Tag Archives: net neutrality

Protecting what’s OURS on Net Neutrality Day of Action

The thing about democracy, beloveds, is that it is not neat, orderly, or quiet.  It requires a certain relish for confusion. Molly Ivins

If ever there were a call to relish confusion it is now –  the options for “relishment” are myriad.   And if ever there were an organized effort to “weaponize” confusion, it is the  war to end net neutrality now raging on the nation’s regulatory frontlines.

“Confuse and conquer” is an ancient strategy rendered ever more lethal by the fact that the digital age effectively limits time for the body politic to think, much less thoughtfully discuss.  Issues, especially issues involving complex technology, speed their way through a political process well-lubricated with corporate contributions and compliant appointees.

As many but not enough affected Americans know, Wednesday, July 12, is Net Neutrality Day of Action.  (https://www.battleforthenet.com/july12   For many of us whose dependence on the Net is assumed without question the ethos of the tool is vague and the implications are vaguer still.  Here’s one digestible overview of the issues and implications:

And yet there’s always time to crib for a deep dive into the digital age version of Cliff Notes – some basics:

The corporate campaign to confuse the public opponents of net neutrality has clogged the web with more than the citizen owner of the communication tool needs to know. Still, this is a KISS “keep it simple, stupid” moment.

Herb Schiller is the wise man whose words have long  shaped my understanding of the principle, if not the technology, of net neutrality.  More about Schiller’s prescient caution in this 2013 post: https:/marytreacy.wordpress.com/tag/herbert-i-schiller/

The control of information is something the elite always does, particularly in a despotic form of government. Information, knowledge, is power. If you can control information, you can control people ~ Tom Clancy

 

http://www.msn.com/en-us/news/technology/us-house-panel-wants-google-facebook-atandt-ceos-to-testify-on-internet-rules/ar-AAoP6zY?ocid=UE01DHP

BACKGROUNDER- MINNPOST: https://www.minnpost.com/politics-policy/2017/07/everyone-claims-be-open-internet-so-what-s-latest-net-neutrality-fight-reall?utm_source=MinnPost+e-mail+newsletters&utm_campaign=956e5e91b0-EMAIL_CAMPAIGN_2017_07_21&utm_medium=email&utm_term=0_3631302e9c-956e5e91b0-123365126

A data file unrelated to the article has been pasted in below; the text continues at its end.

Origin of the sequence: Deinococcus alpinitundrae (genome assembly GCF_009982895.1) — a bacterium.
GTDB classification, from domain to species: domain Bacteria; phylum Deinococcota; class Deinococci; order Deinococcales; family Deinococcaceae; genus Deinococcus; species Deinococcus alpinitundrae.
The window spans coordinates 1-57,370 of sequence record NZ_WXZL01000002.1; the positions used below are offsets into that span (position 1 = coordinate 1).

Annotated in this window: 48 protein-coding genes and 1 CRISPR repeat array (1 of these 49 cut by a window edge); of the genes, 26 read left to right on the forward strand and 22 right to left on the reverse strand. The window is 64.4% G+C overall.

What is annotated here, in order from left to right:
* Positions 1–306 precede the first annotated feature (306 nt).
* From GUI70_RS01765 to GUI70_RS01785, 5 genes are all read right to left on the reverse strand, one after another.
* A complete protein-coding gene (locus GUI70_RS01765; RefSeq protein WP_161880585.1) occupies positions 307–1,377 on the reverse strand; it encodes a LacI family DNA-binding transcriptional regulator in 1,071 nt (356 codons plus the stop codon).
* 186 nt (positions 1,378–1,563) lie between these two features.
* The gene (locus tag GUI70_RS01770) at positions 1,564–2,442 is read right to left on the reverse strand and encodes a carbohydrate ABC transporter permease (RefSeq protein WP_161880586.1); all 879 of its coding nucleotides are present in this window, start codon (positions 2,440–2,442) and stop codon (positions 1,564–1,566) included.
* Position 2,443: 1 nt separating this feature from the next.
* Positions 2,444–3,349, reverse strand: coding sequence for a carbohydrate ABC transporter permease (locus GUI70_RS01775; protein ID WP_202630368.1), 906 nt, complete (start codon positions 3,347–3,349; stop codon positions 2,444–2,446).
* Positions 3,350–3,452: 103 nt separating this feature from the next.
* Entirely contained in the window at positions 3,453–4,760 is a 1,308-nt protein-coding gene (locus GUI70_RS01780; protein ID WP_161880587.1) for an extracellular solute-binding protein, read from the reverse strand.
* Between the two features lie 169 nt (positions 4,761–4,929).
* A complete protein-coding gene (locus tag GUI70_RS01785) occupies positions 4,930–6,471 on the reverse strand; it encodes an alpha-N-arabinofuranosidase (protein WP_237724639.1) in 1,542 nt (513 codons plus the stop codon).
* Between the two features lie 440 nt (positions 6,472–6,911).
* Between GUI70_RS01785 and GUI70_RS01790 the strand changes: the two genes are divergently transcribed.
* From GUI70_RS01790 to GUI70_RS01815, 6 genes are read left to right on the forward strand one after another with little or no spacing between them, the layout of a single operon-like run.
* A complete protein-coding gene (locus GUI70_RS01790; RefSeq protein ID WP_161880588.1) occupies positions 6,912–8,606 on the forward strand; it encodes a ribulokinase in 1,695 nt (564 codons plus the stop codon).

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The FCC is Having a Public Hearing in MN Thursday Evening

Once again The UpTake steps to the plate!  The UpTake crew, mostly volunteers, will be on hand Thursday evening when media moguls, access advocates, journalists, librarians, entrepreneurs, and information mavens of every stripe —  just about anybody who has dipped a toe into the digital world – will gather for a Federal Communications Commission (FCC) public hearing on the future of the Internet.  The hearing is Thursday, August 19, 6:00 p.m. in the South High School Auditorium, 3131 19th Avenue South, Minneapolis.

What’s well publicized are the details of the unique hearing  featuring FCC Commissioners Michael Copps and Mignon Clyburn along with locals including i Secretary of State Mark Ritchie and other speakers TBA.  Not so well publicized is the fact that The UpTake will be on site.  TheUpTake will provide live broadcast and will also video the entire event. You can catch the hearing in real time or at your leisure – when the kids go to bed or you get off work.

The hearing is hosted by three national organizations, i.e. Free Press, Main Street Project, and the Center for Media Justice. Through their Media Action Grassroots Project (MAG-net). These are among the national organizations that have lobbied long and hard on a host of pressing issues, most notably network neutrality and broadband access.  The premise of the TC’s hearing is that the big guys have had their say and that the Commission needs to hear from the rest of us.  The fact that Minnesota’s junior Senator has become the poster child for these progressive groups may have influenced the designation of Minneapolis as the one and only Greater-US hearing.

By way of introduction, the Uptake is currently providing great background material, including an overview of the hearing, a talk presented earlier this summer by Commissioner Copps, and an interview with Senator Al Franken, a vocal advocate for network neutrality and access.  You’ll find them all on the Uptake website.